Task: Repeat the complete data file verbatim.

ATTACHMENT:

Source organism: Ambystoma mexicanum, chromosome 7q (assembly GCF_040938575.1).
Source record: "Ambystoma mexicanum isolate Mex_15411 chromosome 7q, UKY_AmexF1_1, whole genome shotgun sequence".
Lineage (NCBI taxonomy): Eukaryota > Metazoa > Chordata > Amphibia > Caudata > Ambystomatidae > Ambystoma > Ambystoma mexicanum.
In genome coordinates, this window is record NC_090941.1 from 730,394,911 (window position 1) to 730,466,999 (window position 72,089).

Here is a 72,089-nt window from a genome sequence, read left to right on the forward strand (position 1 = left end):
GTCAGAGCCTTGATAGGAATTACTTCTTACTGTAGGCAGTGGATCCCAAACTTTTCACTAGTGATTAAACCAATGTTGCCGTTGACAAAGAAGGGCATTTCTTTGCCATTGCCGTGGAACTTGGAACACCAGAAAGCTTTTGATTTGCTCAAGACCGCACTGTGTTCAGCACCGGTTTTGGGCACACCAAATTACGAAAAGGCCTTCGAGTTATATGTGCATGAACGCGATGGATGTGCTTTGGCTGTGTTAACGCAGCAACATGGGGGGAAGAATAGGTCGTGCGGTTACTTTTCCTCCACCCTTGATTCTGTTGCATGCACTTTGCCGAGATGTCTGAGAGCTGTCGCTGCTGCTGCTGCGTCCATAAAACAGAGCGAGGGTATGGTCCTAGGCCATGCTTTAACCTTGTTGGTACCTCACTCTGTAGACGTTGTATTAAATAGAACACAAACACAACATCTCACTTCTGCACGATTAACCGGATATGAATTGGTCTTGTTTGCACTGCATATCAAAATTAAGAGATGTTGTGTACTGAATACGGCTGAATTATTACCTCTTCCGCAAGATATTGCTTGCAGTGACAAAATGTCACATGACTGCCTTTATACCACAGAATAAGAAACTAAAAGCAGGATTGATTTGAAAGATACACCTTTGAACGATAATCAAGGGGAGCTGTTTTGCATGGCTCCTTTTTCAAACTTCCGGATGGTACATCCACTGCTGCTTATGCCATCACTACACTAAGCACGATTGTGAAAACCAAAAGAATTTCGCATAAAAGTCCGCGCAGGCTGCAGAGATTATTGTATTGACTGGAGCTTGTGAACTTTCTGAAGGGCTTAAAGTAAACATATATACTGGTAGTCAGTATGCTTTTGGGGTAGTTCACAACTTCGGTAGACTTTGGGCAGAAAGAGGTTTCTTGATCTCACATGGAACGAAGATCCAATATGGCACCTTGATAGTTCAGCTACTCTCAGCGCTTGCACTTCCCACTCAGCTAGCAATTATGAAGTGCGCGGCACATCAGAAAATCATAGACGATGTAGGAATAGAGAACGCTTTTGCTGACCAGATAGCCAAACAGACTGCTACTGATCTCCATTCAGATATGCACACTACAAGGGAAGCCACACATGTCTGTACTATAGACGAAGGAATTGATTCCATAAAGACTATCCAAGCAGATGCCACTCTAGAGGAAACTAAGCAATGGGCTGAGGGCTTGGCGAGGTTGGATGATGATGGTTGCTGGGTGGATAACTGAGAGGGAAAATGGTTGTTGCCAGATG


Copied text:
Source organism: Ambystoma mexicanum, chromosome 7q (assembly GCF_040938575.1).
Source record: "Ambystoma mexicanum isolate Mex_15411 chromosome 7q, UKY_AmexF1_1, whole genome shotgun sequence".
Lineage (NCBI taxonomy): Eukaryota > Metazoa > Chordata > Amphibia > Caudata > Ambystomatidae > Ambystoma > Ambystoma mexicanum.
In genome coordinates, this window is record NC_090941.1 from 730,394,911 (window position 1) to 730,466,999 (window position 72,089).

Here is a 72,089-nt window from a genome sequence, read left to right on the forward strand (position 1 = left end):
GTCAGAGCCTTGATAGGAATTACTTCTTACTGTAGGCAGTGGATCCCAAACTTTTCACTAGTGATTAAACCAATGTTGCCGTTGACAAAGAAGGGCATTTCTTTGCCATTGCCGTGGAACTTGGAACACCAGAAAGCTTTTGATTTGCTCAAGACCGCACTGTGTTCAGCACCGGTTTTGGGCACACCAAATTACGAAAAGGCCTTCGAGTTATATGTGCATGAACGCGATGGATGTGCTTTGGCTGTGTTAACGCAGCAACATGGGGGGAAGAATAGGTCGTGCGGTTACTTTTCCTCCACCCTTGATTCTGTTGCATGCACTTTGCCGAGATGTCTGAGAGCTGTCGCTGCTGCTGCTGCGTCCATAAAACAGAGCGAGGGTATGGTCCTAGGCCATGCTTTAACCTTGTTGGTACCTCACTCTGTAGACGTTGTATTAAATAGAACACAAACACAACATCTCACTTCTGCACGATTAACCGGATATGAATTGGTCTTGTTTGCACTGCATATCAAAATTAAGAGATGTTGTGTACTGAATACGGCTGAATTATTACCTCTTCCGCAAGATATTGCTTGCAGTGACAAAATGTCACATGACTGCCTTTATACCACAGAATAAGAAACTAAAAGCAGGATTGATTTGAAAGATACACCTTTGAACGATAATCAAGGGGAGCTGTTTTGCATGGCTCCTTTTTCAAACTTCCGGATGGTACATCCACTGCTGCTTATGCCATCACTACACTAAGCACGATTGTGAAAACCAAAAGAATTTCGCATAAAAGTCCGCGCAGGCTGCAGAGATTATTGTATTGACTGGAGCTTGTGAACTTTCTGAAGGGCTTAAAGTAAACATATATACTGGTAGTCAGTATGCTTTTGGGGTAGTTCACAACTTCGGTAGACTTTGGGCAGAAAGAGGTTTCTTGATCTCACATGGAACGAAGATCCAATATGGCACCTTGATAGTTCAGCTACTCTCAGCGCTTGCACTTCCCACTCAGCTAGCAATTATGAAGTGCGCGGCACATCAGAAAATCATAGACGATGTAGGAATAGAGAACGCTTTTGCTGACCAGATAGCCAAACAGACTGCTACTGATCTCCATTCAGATATGCACACTACAAGGGAAGCCACACATGTCTGTACTATAGACGAAGGAATTGATTCCATAAAGACTATCCAAGCAGATGCCACTCTAGAGGAAACTAAGCAATGGGCTGAGGGCTTGGCGAGGTTGGATGATGATGGTTGCTGGGTGGATAACTGAGAGGGAAAATGGTTGTTGCCAGATG